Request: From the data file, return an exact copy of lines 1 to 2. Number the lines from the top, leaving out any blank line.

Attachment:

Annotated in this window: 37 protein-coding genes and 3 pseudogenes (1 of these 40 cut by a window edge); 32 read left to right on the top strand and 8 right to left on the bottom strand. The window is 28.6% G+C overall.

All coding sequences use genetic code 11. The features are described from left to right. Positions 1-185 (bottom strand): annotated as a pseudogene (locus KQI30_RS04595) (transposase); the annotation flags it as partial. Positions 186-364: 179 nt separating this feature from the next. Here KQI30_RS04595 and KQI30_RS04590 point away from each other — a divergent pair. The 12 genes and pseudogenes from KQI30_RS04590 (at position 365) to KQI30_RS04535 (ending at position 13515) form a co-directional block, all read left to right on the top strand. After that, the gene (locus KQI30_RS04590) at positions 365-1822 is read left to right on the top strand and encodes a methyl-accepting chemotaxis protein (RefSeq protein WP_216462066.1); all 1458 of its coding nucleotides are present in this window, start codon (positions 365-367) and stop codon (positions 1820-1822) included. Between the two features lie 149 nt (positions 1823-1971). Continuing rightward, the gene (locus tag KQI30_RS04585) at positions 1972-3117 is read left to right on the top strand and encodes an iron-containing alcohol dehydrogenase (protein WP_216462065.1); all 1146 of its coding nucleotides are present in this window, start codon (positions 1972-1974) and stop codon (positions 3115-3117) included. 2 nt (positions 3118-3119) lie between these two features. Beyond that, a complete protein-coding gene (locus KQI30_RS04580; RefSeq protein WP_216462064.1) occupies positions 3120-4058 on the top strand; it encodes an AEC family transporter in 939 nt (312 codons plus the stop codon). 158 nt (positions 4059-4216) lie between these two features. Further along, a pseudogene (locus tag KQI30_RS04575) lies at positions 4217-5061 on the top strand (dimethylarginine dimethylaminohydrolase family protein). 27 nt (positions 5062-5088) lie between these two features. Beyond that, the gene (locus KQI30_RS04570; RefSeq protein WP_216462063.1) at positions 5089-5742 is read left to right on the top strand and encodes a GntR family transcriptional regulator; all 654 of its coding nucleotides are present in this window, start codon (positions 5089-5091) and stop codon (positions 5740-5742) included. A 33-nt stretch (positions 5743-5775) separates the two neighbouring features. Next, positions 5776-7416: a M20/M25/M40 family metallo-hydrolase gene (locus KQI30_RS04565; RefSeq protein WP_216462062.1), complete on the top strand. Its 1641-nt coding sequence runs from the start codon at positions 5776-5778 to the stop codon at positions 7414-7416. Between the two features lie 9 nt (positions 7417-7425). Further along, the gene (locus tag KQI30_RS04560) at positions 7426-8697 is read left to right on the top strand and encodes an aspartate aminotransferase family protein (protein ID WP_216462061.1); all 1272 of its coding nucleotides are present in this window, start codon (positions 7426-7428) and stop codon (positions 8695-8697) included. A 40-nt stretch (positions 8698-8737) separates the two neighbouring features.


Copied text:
Annotated in this window: 37 protein-coding genes and 3 pseudogenes (1 of these 40 cut by a window edge); 32 read left to right on the top strand and 8 right to left on the bottom strand. The window is 28.6% G+C overall.

All coding sequences use genetic code 11. The features are described from left to right. Positions 1-185 (bottom strand): annotated as a pseudogene (locus KQI30_RS04595) (transposase); the annotation flags it as partial. Positions 186-364: 179 nt separating this feature from the next. Here KQI30_RS04595 and KQI30_RS04590 point away from each other — a divergent pair. The 12 genes and pseudogenes from KQI30_RS04590 (at position 365) to KQI30_RS04535 (ending at position 13515) form a co-directional block, all read left to right on the top strand. After that, the gene (locus KQI30_RS04590) at positions 365-1822 is read left to right on the top strand and encodes a methyl-accepting chemotaxis protein (RefSeq protein WP_216462066.1); all 1458 of its coding nucleotides are present in this window, start codon (positions 365-367) and stop codon (positions 1820-1822) included. Between the two features lie 149 nt (positions 1823-1971). Continuing rightward, the gene (locus tag KQI30_RS04585) at positions 1972-3117 is read left to right on the top strand and encodes an iron-containing alcohol dehydrogenase (protein WP_216462065.1); all 1146 of its coding nucleotides are present in this window, start codon (positions 1972-1974) and stop codon (positions 3115-3117) included. 2 nt (positions 3118-3119) lie between these two features. Beyond that, a complete protein-coding gene (locus KQI30_RS04580; RefSeq protein WP_216462064.1) occupies positions 3120-4058 on the top strand; it encodes an AEC family transporter in 939 nt (312 codons plus the stop codon). 158 nt (positions 4059-4216) lie between these two features. Further along, a pseudogene (locus tag KQI30_RS04575) lies at positions 4217-5061 on the top strand (dimethylarginine dimethylaminohydrolase family protein). 27 nt (positions 5062-5088) lie between these two features. Beyond that, the gene (locus KQI30_RS04570; RefSeq protein WP_216462063.1) at positions 5089-5742 is read left to right on the top strand and encodes a GntR family transcriptional regulator; all 654 of its coding nucleotides are present in this window, start codon (positions 5089-5091) and stop codon (positions 5740-5742) included. A 33-nt stretch (positions 5743-5775) separates the two neighbouring features. Next, positions 5776-7416: a M20/M25/M40 family metallo-hydrolase gene (locus KQI30_RS04565; RefSeq protein WP_216462062.1), complete on the top strand. Its 1641-nt coding sequence runs from the start codon at positions 5776-5778 to the stop codon at positions 7414-7416. Between the two features lie 9 nt (positions 7417-7425). Further along, the gene (locus tag KQI30_RS04560) at positions 7426-8697 is read left to right on the top strand and encodes an aspartate aminotransferase family protein (protein ID WP_216462061.1); all 1272 of its coding nucleotides are present in this window, start codon (positions 7426-7428) and stop codon (positions 8695-8697) included. A 40-nt stretch (positions 8698-8737) separates the two neighbouring features.